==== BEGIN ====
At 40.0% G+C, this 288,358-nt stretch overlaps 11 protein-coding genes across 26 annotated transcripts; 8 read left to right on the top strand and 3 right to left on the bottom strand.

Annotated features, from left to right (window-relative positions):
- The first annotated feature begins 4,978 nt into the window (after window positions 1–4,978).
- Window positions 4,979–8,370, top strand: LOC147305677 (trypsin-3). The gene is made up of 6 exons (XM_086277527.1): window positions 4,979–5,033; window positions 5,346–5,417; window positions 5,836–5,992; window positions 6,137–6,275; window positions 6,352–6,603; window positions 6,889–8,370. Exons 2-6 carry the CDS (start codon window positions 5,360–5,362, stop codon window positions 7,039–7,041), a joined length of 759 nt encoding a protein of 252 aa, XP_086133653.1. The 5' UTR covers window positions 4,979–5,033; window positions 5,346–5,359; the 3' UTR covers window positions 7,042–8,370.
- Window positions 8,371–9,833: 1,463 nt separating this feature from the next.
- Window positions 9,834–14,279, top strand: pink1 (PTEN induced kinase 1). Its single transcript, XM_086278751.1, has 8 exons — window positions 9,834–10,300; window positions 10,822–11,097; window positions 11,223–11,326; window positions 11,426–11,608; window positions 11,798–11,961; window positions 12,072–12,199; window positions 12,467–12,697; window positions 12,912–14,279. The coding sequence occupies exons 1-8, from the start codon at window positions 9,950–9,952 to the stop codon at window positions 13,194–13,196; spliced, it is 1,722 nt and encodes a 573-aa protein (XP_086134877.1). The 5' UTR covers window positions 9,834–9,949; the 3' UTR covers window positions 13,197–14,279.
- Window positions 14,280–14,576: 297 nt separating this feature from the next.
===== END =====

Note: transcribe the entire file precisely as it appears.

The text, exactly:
At 40.0% G+C, this 288,358-nt stretch overlaps 11 protein-coding genes across 26 annotated transcripts; 8 read left to right on the top strand and 3 right to left on the bottom strand.

Annotated features, from left to right (window-relative positions):
- The first annotated feature begins 4,978 nt into the window (after window positions 1–4,978).
- Window positions 4,979–8,370, top strand: LOC147305677 (trypsin-3). The gene is made up of 6 exons (XM_086277527.1): window positions 4,979–5,033; window positions 5,346–5,417; window positions 5,836–5,992; window positions 6,137–6,275; window positions 6,352–6,603; window positions 6,889–8,370. Exons 2-6 carry the CDS (start codon window positions 5,360–5,362, stop codon window positions 7,039–7,041), a joined length of 759 nt encoding a protein of 252 aa, XP_086133653.1. The 5' UTR covers window positions 4,979–5,033; window positions 5,346–5,359; the 3' UTR covers window positions 7,042–8,370.
- Window positions 8,371–9,833: 1,463 nt separating this feature from the next.
- Window positions 9,834–14,279, top strand: pink1 (PTEN induced kinase 1). Its single transcript, XM_086278751.1, has 8 exons — window positions 9,834–10,300; window positions 10,822–11,097; window positions 11,223–11,326; window positions 11,426–11,608; window positions 11,798–11,961; window positions 12,072–12,199; window positions 12,467–12,697; window positions 12,912–14,279. The coding sequence occupies exons 1-8, from the start codon at window positions 9,950–9,952 to the stop codon at window positions 13,194–13,196; spliced, it is 1,722 nt and encodes a 573-aa protein (XP_086134877.1). The 5' UTR covers window positions 9,834–9,949; the 3' UTR covers window positions 13,197–14,279.
- Window positions 14,280–14,576: 297 nt separating this feature from the next.